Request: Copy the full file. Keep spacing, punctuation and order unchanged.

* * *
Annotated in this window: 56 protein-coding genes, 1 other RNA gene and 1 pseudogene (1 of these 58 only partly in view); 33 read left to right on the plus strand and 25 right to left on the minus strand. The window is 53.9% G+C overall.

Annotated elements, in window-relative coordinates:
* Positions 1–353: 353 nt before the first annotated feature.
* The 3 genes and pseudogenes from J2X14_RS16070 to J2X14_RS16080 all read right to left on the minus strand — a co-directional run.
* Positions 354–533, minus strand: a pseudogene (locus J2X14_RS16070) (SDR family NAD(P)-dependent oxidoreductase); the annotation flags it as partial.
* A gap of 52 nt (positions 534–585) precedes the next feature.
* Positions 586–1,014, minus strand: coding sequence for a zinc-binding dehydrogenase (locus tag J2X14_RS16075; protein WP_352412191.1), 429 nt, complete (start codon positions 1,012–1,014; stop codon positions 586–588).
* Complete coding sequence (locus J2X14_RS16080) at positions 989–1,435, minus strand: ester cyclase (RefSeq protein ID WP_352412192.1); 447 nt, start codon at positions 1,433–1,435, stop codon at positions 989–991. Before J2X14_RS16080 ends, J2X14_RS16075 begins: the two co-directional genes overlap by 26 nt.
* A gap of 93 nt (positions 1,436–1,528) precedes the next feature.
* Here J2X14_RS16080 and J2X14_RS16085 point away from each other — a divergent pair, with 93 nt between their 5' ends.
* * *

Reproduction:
Annotated in this window: 56 protein-coding genes, 1 other RNA gene and 1 pseudogene (1 of these 58 only partly in view); 33 read left to right on the plus strand and 25 right to left on the minus strand. The window is 53.9% G+C overall.

Annotated elements, in window-relative coordinates:
* Positions 1–353: 353 nt before the first annotated feature.
* The 3 genes and pseudogenes from J2X14_RS16070 to J2X14_RS16080 all read right to left on the minus strand — a co-directional run.
* Positions 354–533, minus strand: a pseudogene (locus J2X14_RS16070) (SDR family NAD(P)-dependent oxidoreductase); the annotation flags it as partial.
* A gap of 52 nt (positions 534–585) precedes the next feature.
* Positions 586–1,014, minus strand: coding sequence for a zinc-binding dehydrogenase (locus tag J2X14_RS16075; protein WP_352412191.1), 429 nt, complete (start codon positions 1,012–1,014; stop codon positions 586–588).
* Complete coding sequence (locus J2X14_RS16080) at positions 989–1,435, minus strand: ester cyclase (RefSeq protein ID WP_352412192.1); 447 nt, start codon at positions 1,433–1,435, stop codon at positions 989–991. Before J2X14_RS16080 ends, J2X14_RS16075 begins: the two co-directional genes overlap by 26 nt.
* A gap of 93 nt (positions 1,436–1,528) precedes the next feature.
* Here J2X14_RS16080 and J2X14_RS16085 point away from each other — a divergent pair, with 93 nt between their 5' ends.